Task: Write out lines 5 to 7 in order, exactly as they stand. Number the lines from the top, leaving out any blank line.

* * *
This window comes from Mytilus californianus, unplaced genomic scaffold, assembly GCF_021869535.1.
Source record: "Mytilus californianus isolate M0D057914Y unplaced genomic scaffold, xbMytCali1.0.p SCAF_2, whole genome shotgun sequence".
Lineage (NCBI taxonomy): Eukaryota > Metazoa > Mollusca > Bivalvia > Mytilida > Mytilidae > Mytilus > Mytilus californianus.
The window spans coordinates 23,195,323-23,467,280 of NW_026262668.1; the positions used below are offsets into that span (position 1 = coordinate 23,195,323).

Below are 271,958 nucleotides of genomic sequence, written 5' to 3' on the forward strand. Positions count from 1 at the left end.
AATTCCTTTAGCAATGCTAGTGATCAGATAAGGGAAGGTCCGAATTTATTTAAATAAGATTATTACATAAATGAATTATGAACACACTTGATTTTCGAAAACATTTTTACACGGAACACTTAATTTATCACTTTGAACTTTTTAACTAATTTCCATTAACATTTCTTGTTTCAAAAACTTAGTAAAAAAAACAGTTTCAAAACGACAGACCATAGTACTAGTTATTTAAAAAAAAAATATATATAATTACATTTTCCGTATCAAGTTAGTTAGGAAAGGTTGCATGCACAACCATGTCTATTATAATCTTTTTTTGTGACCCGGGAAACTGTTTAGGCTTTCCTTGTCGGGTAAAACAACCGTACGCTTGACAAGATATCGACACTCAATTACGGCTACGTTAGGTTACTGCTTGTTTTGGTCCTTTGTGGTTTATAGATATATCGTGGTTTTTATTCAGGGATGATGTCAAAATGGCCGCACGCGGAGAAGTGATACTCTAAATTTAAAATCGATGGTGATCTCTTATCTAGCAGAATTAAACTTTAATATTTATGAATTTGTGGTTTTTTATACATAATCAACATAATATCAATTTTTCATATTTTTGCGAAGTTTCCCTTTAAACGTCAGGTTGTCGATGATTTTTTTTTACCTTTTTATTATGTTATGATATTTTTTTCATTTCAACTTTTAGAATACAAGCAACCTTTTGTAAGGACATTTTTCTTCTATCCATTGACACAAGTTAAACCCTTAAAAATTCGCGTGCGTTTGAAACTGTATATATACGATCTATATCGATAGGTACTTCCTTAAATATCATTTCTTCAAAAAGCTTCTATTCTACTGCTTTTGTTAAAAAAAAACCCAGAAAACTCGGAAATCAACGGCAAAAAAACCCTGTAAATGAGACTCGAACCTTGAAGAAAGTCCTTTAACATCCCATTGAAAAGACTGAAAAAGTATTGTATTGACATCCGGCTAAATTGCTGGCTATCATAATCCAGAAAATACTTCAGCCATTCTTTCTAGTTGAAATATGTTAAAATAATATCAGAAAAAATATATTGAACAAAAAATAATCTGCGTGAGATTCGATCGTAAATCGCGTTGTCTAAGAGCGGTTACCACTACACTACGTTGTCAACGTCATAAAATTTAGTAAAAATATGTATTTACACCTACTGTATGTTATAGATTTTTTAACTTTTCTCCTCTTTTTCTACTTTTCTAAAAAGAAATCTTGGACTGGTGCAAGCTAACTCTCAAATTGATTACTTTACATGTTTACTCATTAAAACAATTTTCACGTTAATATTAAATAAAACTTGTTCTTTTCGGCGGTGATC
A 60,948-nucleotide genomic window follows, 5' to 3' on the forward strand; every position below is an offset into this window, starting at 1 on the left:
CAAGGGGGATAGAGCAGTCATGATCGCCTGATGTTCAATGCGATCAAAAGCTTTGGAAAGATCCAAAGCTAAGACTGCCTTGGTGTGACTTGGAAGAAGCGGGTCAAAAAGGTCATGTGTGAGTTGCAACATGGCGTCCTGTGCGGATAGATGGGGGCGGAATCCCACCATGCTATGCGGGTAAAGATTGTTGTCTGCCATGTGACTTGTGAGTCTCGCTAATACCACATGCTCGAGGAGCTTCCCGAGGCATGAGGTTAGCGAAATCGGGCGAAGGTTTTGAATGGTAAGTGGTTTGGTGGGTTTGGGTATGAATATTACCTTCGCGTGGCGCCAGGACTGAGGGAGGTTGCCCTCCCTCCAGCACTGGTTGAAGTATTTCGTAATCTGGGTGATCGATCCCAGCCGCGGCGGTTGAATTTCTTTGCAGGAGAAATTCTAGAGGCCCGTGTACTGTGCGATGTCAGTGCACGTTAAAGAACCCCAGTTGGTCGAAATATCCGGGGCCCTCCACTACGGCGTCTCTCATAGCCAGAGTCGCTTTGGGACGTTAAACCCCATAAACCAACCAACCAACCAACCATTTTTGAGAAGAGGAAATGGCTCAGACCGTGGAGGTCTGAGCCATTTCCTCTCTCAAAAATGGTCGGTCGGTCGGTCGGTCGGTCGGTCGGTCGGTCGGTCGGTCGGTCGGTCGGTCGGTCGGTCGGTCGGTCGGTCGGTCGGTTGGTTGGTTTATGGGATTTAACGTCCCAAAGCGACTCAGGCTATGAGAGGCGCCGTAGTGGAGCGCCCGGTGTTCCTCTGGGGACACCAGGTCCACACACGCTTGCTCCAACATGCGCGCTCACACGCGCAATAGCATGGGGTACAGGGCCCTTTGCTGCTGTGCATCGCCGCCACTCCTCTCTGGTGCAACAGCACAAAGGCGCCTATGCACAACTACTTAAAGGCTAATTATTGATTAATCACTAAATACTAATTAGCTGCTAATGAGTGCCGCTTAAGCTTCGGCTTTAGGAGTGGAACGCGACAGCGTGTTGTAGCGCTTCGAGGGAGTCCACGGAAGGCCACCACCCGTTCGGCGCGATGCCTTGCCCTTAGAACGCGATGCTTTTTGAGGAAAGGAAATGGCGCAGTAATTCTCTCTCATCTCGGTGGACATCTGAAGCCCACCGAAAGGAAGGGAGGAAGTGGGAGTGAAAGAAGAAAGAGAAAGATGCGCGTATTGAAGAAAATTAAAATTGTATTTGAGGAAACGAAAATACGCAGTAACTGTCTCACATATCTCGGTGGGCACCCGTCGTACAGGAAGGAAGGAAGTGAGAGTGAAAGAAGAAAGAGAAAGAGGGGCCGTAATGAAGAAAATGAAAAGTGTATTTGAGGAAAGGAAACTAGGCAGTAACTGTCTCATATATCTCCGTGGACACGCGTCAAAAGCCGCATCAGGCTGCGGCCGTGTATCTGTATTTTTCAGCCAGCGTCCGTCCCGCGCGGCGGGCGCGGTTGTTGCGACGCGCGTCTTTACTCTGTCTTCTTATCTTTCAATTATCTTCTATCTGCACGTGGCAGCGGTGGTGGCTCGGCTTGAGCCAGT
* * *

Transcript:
Below are 271,958 nucleotides of genomic sequence, written 5' to 3' on the forward strand. Positions count from 1 at the left end.
AATTCCTTTAGCAATGCTAGTGATCAGATAAGGGAAGGTCCGAATTTATTTAAATAAGATTATTACATAAATGAATTATGAACACACTTGATTTTCGAAAACATTTTTACACGGAACACTTAATTTATCACTTTGAACTTTTTAACTAATTTCCATTAACATTTCTTGTTTCAAAAACTTAGTAAAAAAAACAGTTTCAAAACGACAGACCATAGTACTAGTTATTTAAAAAAAAAATATATATAATTACATTTTCCGTATCAAGTTAGTTAGGAAAGGTTGCATGCACAACCATGTCTATTATAATCTTTTTTTGTGACCCGGGAAACTGTTTAGGCTTTCCTTGTCGGGTAAAACAACCGTACGCTTGACAAGATATCGACACTCAATTACGGCTACGTTAGGTTACTGCTTGTTTTGGTCCTTTGTGGTTTATAGATATATCGTGGTTTTTATTCAGGGATGATGTCAAAATGGCCGCACGCGGAGAAGTGATACTCTAAATTTAAAATCGATGGTGATCTCTTATCTAGCAGAATTAAACTTTAATATTTATGAATTTGTGGTTTTTTATACATAATCAACATAATATCAATTTTTCATATTTTTGCGAAGTTTCCCTTTAAACGTCAGGTTGTCGATGATTTTTTTTTACCTTTTTATTATGTTATGATATTTTTTTCATTTCAACTTTTAGAATACAAGCAACCTTTTGTAAGGACATTTTTCTTCTATCCATTGACACAAGTTAAACCCTTAAAAATTCGCGTGCGTTTGAAACTGTATATATACGATCTATATCGATAGGTACTTCCTTAAATATCATTTCTTCAAAAAGCTTCTATTCTACTGCTTTTGTTAAAAAAAAACCCAGAAAACTCGGAAATCAACGGCAAAAAAACCCTGTAAATGAGACTCGAACCTTGAAGAAAGTCCTTTAACATCCCATTGAAAAGACTGAAAAAGTATTGTATTGACATCCGGCTAAATTGCTGGCTATCATAATCCAGAAAATACTTCAGCCATTCTTTCTAGTTGAAATATGTTAAAATAATATCAGAAAAAATATATTGAACAAAAAATAATCTGCGTGAGATTCGATCGTAAATCGCGTTGTCTAAGAGCGGTTACCACTACACTACGTTGTCAACGTCATAAAATTTAGTAAAAATATGTATTTACACCTACTGTATGTTATAGATTTTTTAACTTTTCTCCTCTTTTTCTACTTTTCTAAAAAGAAATCTTGGACTGGTGCAAGCTAACTCTCAAATTGATTACTTTACATGTTTACTCATTAAAACAATTTTCACGTTAATATTAAATAAAACTTGTTCTTTTCGGCGGTGATC
A 60,948-nucleotide genomic window follows, 5' to 3' on the forward strand; every position below is an offset into this window, starting at 1 on the left: